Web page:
Freedom of Religion and Belief in the 21st Century
The Australian Human Rights Commission, in association with the Australian Multicultural Foundation, RMIT University and Monash University, has conducted a major research and consultation project on Freedom of Religion and Belief in the 21st Century.
In July 2005 the Council of Australian Governments decided that there should be a National Action Plan to Build Social Cohesion, Harmony and Security. Under the National Action Plan which Ministers endorsed in 2006, the Australian Human Rights Commission was funded to undertake a range of projects. Funding of human rights projects through the National Action Plan reflected an understanding by Australian governments that a free and tolerant society, which respects, protects and ensures the human rights of its diverse people will be a more resilient and cohesive society.
One of the projects which the Australian Human Rights Commission was funded to undertake has been an extensive project of community consultation and research on Freedom of Religion and Belief in the 21st Century.
We have worked with faith communities and interfaith and civil society organisations, to record their concerns and gather ideas. Consultations with heads of faith, governments and NGO’s took place from mid-2008 to mid-2009. 210 senior representatives were consulted in 23 group consultations and 30 interviews.
This research project builds on issues raised in
- the Commission’s 1998 report, Freedom of Religion and Belief; and
- the 2004 report ‘Cultural Diversity and Safeguarding Australia’, produced by the Australian Multicultural Foundation.
The Freedom of Religion and Belief project consists of :
- Consultation with Australian heads of faith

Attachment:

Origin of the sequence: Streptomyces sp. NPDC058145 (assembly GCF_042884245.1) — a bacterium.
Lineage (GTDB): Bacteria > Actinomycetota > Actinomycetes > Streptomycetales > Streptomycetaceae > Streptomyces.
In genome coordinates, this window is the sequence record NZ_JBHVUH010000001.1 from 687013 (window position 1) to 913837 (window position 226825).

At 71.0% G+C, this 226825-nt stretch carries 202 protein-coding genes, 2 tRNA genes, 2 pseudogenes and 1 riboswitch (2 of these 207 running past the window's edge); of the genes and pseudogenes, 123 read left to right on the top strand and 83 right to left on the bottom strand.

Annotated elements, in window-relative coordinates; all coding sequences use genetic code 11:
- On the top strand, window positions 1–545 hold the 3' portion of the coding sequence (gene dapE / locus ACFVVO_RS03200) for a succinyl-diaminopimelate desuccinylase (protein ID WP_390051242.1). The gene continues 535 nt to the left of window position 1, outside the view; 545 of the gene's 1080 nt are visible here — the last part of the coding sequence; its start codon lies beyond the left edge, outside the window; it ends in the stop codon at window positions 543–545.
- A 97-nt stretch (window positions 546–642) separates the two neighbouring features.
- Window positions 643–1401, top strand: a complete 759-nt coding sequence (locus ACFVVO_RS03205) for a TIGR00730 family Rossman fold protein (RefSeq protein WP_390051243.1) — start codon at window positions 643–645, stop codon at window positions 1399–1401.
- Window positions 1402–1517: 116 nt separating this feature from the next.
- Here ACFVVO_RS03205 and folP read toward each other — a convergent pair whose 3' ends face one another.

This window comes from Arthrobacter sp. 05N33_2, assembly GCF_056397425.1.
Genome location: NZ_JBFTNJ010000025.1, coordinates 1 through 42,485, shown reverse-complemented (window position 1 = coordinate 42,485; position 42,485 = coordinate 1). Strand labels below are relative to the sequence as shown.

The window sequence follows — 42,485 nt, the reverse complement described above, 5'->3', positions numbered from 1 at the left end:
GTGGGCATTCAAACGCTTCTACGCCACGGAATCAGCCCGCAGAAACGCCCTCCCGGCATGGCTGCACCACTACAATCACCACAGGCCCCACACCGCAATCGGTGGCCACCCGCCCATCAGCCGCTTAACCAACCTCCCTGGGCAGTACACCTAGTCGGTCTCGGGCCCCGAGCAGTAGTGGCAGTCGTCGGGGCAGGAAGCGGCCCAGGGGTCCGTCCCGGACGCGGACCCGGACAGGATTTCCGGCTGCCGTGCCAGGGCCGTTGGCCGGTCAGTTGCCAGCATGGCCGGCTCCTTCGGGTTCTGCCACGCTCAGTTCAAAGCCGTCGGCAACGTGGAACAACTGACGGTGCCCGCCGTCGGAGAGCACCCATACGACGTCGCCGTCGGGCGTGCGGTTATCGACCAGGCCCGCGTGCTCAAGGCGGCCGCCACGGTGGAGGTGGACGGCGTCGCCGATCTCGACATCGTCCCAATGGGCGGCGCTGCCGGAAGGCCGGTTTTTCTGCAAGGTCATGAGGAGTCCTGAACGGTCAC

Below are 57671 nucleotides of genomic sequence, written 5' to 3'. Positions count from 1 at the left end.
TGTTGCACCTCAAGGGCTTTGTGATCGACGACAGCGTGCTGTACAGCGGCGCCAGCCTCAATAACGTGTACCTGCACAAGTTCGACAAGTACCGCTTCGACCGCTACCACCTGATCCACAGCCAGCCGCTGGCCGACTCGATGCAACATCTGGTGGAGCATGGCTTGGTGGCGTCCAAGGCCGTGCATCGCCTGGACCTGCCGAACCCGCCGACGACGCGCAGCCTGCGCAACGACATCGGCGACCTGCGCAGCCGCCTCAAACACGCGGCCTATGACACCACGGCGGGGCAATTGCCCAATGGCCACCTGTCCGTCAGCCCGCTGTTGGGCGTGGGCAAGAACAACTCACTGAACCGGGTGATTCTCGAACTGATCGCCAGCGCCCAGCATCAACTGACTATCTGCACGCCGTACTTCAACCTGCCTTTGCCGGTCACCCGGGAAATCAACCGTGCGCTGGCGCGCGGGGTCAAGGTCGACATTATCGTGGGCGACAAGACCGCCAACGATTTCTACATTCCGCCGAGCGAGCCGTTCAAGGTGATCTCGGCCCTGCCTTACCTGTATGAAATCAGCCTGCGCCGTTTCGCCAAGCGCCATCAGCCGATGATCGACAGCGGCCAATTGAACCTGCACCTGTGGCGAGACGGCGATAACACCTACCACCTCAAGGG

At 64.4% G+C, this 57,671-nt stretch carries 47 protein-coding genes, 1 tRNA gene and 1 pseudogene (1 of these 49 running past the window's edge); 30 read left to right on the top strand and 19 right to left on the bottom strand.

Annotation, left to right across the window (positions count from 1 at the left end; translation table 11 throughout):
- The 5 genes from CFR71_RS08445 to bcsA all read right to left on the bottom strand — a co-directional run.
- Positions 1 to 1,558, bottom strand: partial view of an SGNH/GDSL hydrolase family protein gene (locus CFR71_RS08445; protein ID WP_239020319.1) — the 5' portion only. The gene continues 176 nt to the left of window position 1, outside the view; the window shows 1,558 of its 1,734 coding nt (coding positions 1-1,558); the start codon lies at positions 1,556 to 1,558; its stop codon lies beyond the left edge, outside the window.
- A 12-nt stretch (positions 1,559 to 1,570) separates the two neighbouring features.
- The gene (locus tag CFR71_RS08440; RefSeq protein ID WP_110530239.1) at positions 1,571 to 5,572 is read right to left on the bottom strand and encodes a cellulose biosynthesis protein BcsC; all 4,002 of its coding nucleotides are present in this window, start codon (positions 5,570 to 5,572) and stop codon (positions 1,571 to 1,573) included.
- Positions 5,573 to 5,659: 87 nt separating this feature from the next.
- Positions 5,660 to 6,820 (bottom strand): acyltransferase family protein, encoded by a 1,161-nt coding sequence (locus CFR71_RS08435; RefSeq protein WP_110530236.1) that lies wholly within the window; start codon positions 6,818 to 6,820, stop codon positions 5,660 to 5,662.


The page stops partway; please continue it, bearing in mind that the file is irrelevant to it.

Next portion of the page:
- Consultation with national and state/ territory governments and NGOs
- Consultation with the Australian public via a national call for submissions
- A series of commissioned papers related to faith and society
- The report to the Commission by the Australian Multicultural Foundation on project research and consultations was released on 21 March 2011
- Read the report launch speech by Commissioner Graeme Innes AM
In addition to a report to the Commission summing up issues raised in consultations, submissions and research, a series of expert papers on specific issues released with the report, a series of further papers are being released as they are finalised for publication.
Papers now available
These papers by independent experts are being released to contribute to public discussion. Views expressed are the views of the authors.
- The law, judiciary and religion (MS Word): Associate Professor Carolyn Evans (University of Melbourne); also available in PDF format
Freedom of Religion and Belief and Family Law (MS Word): The Hon.Justice Mushin (Family Court of Australia) and Maria Dimopoulos; also available in PDF format
- Freedom of religion and belief in a secular society (MS Word): Dr Nicholas Tonti-Filippini (Australian Catholic University); also available in PDF format
- Demographic analysis of submissions (MS Word): Professor Kevin Dunn (University of Western Sydney); also available in PDF format
- Freedom of religion, belief and gender: a Muslim perspective (MS Word): Ghena Krayem; also available in PDF format
- Freedom of religion, gender and belief: a Catholic perspective (MS Word): Sister Trish Madigan; also available in PDF format; see also Bibliography (MS Word), also available in PDF format
- Freedom of religion and belief and physical and mental wellbeing – VicHealth
- Jewish Women and Religious Freedom in Australia (MS Word): Melinda Jones and Peta Jones-Pallach; also available in PDF format
- Indigenous spiritual expression and freedom of religion and belief (MS Word 2010) – Australian Institute of Aboriginal and Torres Strait Islander Studies - also available in PDF format
- Religion and the arts – Professor Amareswar Galla and Conrad Gersevitch (MS Word) - also available in PDF format
- Freedom of religion and belief and global peace – Professor Kevin Clements (University of Otago)
- Inter-faith dialogue as a means of peace-building and public safety – Anna Halafoff (Monash University)
Views expressed in submissions are the responsibility of their authors. Note that not all submissions made are available on line. Some submissions were marked confidential. In addition, the Commission did not have capacity to publish all hard copy submissions received.
For further context to the submissions see also